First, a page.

From what she could only base on shallow assumption alone —he was perfectly fair and seemingly young—time was lost on him as it was on most native to this world. His complexion, though fresh with vitality, was a trifle too covered by vivid paint, as though by aesthetic impulse or cultural demand. While very curious about the markings on his face and their profound meaning, if they had any at all, she desired minimalistic engagement.

“In all the world you won’t find another horse with as much love for people and apples as wee Diarmuid.” She broke the ice eloquently, her accent rich and deep, with all the qualities of a storyteller, as she unfastened a small bag that was strapped about the saddle. She retrieved the unpeeled orange wrapped in a small tissue and extended the peace offering to him with a simple request: “I will not be taking up any more of your time. Wyverns are not known for their bleeding hearts. Farewell with you, now.” Recalling a peek into the old days when she tamed beasts greater than herself without revealing so, and yet her last words had been uttered without the weight of much authenticity.

It seemed her inner and outer strengths had dwindled with the centuries, leaving a well-dressed doll to respond civilly to the mundane and disappear.

The breathing cleome graced the opening of the bag and closed it in a leisurely fashion; sounding the finality of their meeting with a resounding click of the lock. The slumbering artist in her had a question that burned for him still. It was not her place to ask nor could she find a more appropriate way to inquire about it. It would live on under the guise of a grand mystery, one of precarious intrigue.

The buoyant spirits of the apple-gratified equestrian receded and discomposed braying stole away the conclusiveness of her decision. Disconcerted Aurora had grown wordless, and as she steadied her companion, he tossed his ivory head, his big eyes of daunting ink whispering the unheard horrors of things unseen. “Diarmuid.” She commanded, being careful of how she addressed him.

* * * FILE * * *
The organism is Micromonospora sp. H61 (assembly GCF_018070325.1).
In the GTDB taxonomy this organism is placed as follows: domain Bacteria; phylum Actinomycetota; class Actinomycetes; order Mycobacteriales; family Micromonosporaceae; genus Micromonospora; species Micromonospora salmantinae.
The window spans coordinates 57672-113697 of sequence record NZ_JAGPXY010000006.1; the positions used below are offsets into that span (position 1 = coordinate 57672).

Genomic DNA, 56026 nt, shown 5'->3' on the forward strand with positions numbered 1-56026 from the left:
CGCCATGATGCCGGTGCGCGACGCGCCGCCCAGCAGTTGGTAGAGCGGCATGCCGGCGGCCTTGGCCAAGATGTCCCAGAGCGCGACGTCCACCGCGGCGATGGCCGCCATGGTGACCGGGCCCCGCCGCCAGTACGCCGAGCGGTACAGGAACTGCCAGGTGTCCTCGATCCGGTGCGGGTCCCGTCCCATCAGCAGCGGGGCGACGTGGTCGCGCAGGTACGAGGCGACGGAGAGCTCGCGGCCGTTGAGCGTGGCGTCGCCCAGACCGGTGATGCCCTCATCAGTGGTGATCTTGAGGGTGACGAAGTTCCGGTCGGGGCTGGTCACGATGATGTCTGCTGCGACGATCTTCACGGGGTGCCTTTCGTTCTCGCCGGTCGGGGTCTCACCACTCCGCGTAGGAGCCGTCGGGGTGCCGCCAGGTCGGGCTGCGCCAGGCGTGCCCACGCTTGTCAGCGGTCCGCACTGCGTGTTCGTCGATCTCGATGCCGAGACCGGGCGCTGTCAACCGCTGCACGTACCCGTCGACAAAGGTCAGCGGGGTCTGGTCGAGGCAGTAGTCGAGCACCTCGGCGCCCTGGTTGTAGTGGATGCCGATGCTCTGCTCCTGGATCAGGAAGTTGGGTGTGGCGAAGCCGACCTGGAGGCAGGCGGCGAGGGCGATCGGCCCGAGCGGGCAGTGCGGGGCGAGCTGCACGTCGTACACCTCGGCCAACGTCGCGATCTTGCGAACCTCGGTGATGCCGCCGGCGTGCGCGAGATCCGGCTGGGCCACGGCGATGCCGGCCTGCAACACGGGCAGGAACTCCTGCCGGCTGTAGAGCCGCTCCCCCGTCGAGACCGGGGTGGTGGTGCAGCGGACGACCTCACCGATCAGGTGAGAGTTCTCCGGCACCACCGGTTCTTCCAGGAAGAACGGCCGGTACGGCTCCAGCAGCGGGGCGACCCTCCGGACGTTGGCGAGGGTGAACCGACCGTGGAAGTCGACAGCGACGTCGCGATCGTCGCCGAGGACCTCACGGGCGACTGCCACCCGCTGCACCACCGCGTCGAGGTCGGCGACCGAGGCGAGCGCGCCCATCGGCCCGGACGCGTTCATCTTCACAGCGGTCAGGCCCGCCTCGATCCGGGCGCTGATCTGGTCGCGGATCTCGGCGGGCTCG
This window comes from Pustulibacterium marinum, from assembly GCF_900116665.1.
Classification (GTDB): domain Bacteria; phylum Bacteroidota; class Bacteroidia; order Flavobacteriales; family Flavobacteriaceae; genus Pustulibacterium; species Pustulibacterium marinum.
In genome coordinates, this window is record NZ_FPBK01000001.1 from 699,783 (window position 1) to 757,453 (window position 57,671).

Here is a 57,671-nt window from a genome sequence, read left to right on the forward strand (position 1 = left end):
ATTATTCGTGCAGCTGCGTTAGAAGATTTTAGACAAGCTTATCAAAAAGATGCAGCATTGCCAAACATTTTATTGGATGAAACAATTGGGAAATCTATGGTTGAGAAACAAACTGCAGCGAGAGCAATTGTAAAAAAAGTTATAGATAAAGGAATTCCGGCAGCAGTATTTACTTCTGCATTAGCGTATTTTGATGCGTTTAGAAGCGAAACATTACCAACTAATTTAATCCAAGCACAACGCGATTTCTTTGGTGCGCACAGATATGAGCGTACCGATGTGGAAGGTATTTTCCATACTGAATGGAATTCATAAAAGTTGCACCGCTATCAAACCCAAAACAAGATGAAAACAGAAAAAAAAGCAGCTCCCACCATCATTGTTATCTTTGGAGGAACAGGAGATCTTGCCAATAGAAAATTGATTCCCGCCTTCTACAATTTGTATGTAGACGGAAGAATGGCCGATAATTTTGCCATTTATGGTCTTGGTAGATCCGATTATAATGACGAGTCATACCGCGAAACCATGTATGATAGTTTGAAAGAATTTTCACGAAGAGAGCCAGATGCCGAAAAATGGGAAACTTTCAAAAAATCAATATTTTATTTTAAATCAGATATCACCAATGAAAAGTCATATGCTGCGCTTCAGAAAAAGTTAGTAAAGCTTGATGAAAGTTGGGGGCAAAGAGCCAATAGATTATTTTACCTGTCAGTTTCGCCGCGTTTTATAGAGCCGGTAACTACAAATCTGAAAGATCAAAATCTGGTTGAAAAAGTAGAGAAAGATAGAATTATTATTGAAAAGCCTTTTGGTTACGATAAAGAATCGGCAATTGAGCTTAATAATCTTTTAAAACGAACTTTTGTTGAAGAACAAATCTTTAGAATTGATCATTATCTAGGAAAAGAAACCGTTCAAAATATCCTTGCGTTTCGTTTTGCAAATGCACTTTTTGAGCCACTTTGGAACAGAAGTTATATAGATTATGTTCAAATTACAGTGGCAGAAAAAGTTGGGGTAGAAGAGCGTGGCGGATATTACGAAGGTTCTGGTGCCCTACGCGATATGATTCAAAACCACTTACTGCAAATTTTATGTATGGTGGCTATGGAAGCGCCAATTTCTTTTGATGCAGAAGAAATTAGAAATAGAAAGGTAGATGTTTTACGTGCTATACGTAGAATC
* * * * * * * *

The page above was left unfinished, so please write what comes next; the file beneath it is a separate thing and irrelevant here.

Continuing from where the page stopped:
She knew she had a voice quite so unattractively powerful, one that was as thunderous as a storm, and she knew it was most imperative to keep her tone firm but soothing lest she frighten the darling. And then, the trees darkened, an ever-expanding growth that looked cancerous kissed along the ridges of the bark and darkened the leaves. Aurora froze, Diarmuid’s panic brought her the distress she refused to exhibit; the unnatural phenomena overcoming their patch of the forest with maddening haste caused the adrenaline to course violently through her veins.

She couldn’t explain it, she couldn’t pin anything down, and just like that she started with what she could see and addressed it. She refused to face the only other fellow in her presence, not until she was sure her confusion had passed visibly upon her countenance: “I learned long ago the trees here never lose their leaves; they change colors at the very most and thrive year-round. This is unnatural.” She said pointedly. The ominous fall of greenery, formerly so lush and beautiful, engulfed them like a baleful curtain and piled over their feet with all the liveliness of a corpse.